March 13, 2014 Special to Goreyography
In his preface to Goreyography: A Diver's Compendium, Henry Toledano declares that he chose not to write a 'bibliography',
but a 'Goreyography' - a general reference about Gorey, and to share his enthusiasm for Gorey's amazing little books. Toledano had championed Gorey's work for years, notably selling foreign editions from his Books, Etc. storefront in San Francisco's Castro district. When buying books for the store, he lived by a simple rule: "Never turn down a Gorey book." Never.
Meanwhile, a few miles to the north, in The City's financial district, Word•Play's founder Malcolm Whyte was also actively sharing his enthusiasm of Gorey's work: publishing Gorey Games  and Gorey Cats Paper Dolls , and co-authoring Great Comic Cats . Whyte also created exhibitions of Gorey's artwork, Artist of Mystery  and the next, Gorey World, was slated for 1996 at his new Cartoon Art Museum. By the time he was introduced to Henry Toledano through Jim Weiland, another Gorey super-collector, Whyte was ready for something new. Upon hearing about Toledano's latest project - a Gorey checklist, Whyte formed a new resolve: "I had to publish Toledano's book. Gorey collectors, myself included, were increasing rapidly around the world; we urgently needed a bibliography to navigate his works."
Word•Play's Goreyography: A Diver's Compendium, arrived in 1996, just in time to help hundreds of Gorey collectors and booksellers sort through all the heresay and speculation of what was or wasn't an Edward Gorey first edition. Henry Toledano's new book helped collectors spot the holes in their growing collections, and having their values down in print helped spur the hunt by booksellers. Gotham Book Mart in Manhattan (Gorey Central to some) had previously published checklists, but tended to focus on Gorey's own publications, his 'primary works'. Toledano wanted to checklist all the other appearances of Gorey's output, and in doing so help start a fresh wave of interest. It also helped establish a consensus within the wider book community that Gorey collecting was a sustainable marketplace.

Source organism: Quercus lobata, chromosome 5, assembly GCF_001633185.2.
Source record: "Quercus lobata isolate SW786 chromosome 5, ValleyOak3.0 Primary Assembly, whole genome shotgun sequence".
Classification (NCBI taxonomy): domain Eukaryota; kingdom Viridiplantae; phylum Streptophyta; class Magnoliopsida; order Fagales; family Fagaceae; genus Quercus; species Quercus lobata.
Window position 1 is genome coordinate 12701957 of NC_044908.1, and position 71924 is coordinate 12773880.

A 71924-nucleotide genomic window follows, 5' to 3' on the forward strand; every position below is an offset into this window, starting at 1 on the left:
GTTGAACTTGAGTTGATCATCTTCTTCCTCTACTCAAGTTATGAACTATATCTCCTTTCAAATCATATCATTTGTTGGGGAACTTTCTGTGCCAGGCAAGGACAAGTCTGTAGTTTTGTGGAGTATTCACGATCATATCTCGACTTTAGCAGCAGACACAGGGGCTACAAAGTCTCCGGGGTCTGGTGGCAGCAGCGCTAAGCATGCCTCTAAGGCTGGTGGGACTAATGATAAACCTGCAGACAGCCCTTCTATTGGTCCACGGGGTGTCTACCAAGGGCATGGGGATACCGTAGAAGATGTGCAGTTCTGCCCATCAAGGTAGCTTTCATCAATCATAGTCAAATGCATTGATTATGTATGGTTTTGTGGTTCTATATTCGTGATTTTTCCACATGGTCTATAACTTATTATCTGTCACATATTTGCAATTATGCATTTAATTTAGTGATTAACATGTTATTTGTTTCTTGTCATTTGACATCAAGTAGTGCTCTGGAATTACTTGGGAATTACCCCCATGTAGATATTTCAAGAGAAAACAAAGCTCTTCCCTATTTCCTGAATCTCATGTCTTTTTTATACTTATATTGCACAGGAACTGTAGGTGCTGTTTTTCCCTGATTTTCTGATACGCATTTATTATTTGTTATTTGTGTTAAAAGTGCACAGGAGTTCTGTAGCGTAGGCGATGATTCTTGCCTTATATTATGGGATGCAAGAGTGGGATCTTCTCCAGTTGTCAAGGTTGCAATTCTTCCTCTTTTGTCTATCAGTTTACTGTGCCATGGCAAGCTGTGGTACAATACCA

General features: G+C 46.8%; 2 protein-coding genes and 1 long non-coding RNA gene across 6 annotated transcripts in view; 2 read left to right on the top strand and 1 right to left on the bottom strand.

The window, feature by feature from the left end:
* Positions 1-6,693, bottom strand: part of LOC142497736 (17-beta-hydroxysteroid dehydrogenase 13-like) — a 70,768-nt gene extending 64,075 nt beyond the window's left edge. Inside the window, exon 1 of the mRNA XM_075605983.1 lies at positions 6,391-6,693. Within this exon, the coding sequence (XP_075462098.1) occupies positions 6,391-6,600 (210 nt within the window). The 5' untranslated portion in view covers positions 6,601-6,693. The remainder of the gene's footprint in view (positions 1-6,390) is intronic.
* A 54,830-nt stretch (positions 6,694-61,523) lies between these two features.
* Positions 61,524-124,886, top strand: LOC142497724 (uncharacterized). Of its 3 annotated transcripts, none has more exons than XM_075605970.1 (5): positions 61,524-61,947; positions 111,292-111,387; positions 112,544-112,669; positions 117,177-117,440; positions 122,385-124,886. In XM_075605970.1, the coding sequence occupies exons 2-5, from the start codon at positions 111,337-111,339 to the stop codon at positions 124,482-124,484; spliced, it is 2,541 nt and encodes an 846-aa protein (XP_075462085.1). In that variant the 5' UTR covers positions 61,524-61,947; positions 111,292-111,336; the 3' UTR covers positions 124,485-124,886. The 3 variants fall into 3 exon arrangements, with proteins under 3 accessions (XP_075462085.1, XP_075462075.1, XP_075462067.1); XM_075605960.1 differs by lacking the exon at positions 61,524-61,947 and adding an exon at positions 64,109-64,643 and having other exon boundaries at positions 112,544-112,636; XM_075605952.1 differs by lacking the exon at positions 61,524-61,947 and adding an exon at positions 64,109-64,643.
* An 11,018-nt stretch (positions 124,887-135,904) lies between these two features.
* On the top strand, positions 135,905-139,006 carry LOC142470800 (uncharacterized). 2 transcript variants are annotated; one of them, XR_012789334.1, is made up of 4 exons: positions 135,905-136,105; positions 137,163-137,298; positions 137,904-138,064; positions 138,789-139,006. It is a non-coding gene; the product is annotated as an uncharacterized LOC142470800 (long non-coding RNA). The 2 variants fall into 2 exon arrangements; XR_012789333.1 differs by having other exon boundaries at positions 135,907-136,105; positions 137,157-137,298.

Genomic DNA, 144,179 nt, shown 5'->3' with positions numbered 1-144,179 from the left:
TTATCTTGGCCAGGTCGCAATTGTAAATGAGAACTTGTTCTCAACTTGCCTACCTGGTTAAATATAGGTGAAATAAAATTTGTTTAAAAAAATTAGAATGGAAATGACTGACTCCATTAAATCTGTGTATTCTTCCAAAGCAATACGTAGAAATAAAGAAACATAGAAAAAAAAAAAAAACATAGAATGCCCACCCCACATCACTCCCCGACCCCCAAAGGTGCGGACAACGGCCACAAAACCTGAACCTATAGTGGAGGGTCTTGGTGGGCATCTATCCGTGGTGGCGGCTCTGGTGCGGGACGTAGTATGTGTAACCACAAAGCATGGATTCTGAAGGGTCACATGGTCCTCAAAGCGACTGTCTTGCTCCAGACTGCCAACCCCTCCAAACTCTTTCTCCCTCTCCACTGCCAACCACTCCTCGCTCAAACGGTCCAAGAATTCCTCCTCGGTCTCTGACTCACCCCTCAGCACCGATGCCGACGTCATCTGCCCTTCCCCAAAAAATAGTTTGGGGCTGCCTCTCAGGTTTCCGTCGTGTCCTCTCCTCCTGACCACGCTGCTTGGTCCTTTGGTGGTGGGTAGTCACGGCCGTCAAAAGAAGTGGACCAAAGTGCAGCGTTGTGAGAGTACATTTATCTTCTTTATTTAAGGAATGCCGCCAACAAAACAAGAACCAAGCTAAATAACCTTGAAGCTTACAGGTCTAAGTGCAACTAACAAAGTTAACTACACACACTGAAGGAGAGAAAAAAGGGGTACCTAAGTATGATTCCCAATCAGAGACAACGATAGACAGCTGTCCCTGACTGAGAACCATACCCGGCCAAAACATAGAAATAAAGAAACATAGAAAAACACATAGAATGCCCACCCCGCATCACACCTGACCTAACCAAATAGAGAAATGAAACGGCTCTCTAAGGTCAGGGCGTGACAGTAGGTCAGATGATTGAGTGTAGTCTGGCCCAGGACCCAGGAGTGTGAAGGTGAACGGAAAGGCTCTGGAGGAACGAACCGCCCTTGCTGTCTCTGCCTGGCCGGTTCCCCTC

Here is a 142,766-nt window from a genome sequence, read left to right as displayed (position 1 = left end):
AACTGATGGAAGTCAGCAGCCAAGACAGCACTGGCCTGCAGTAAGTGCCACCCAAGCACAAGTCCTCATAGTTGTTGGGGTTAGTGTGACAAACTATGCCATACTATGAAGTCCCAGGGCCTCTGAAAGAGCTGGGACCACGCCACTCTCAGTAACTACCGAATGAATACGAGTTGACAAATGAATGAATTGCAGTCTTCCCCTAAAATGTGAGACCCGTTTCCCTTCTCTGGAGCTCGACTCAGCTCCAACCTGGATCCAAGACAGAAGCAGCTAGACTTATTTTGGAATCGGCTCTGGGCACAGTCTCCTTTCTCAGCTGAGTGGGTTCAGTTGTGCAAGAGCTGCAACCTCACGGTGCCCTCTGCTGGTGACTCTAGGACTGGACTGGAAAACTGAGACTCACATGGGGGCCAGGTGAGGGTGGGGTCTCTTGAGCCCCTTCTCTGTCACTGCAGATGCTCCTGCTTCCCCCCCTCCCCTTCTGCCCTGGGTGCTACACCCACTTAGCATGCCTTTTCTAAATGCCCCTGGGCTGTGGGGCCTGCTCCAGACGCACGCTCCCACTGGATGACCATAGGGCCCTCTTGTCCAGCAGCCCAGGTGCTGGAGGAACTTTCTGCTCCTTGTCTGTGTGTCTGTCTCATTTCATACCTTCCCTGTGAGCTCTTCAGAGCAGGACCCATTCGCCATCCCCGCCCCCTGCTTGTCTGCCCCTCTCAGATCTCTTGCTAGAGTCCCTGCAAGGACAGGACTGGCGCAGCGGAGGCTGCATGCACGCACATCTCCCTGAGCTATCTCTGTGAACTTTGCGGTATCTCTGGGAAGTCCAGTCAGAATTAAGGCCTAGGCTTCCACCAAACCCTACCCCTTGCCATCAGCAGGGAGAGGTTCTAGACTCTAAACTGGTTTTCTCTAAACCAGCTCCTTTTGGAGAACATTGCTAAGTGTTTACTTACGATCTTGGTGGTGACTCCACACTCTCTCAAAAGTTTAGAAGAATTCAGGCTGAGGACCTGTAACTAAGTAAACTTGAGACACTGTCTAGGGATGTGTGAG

What emerges in Malcolm Whyte's chapter on Goreyography in this, his most recent book, Cottage Classics: Their Makers & The Making, is the engaging story of how Goreyography: A Diver's Compendium came about: the devotion and right choices and good fortune, as he takes us through the labyrinth of transforming Toledano's wish into print, to mold a work in progress into a really useful compendium. Whyte bobs and weaves his way through deadlines and Gorey's promises to deliver artwork, and as Goreyography clears the final hurdles, its successful realization is a nod to Whyte's persistence and experience.
And yet, after digesting Whyte's episode and reflecting upon the years since Goreyography: A Diver's Compendium's initial appearance, there still seems an element of magic that brought success to his checklist, that luck had a hand in allowing Gorey collectors around the globe to wallow in pages of new-found Gorey knowledge when it was needed most.
Images from Word•Play and Goreyography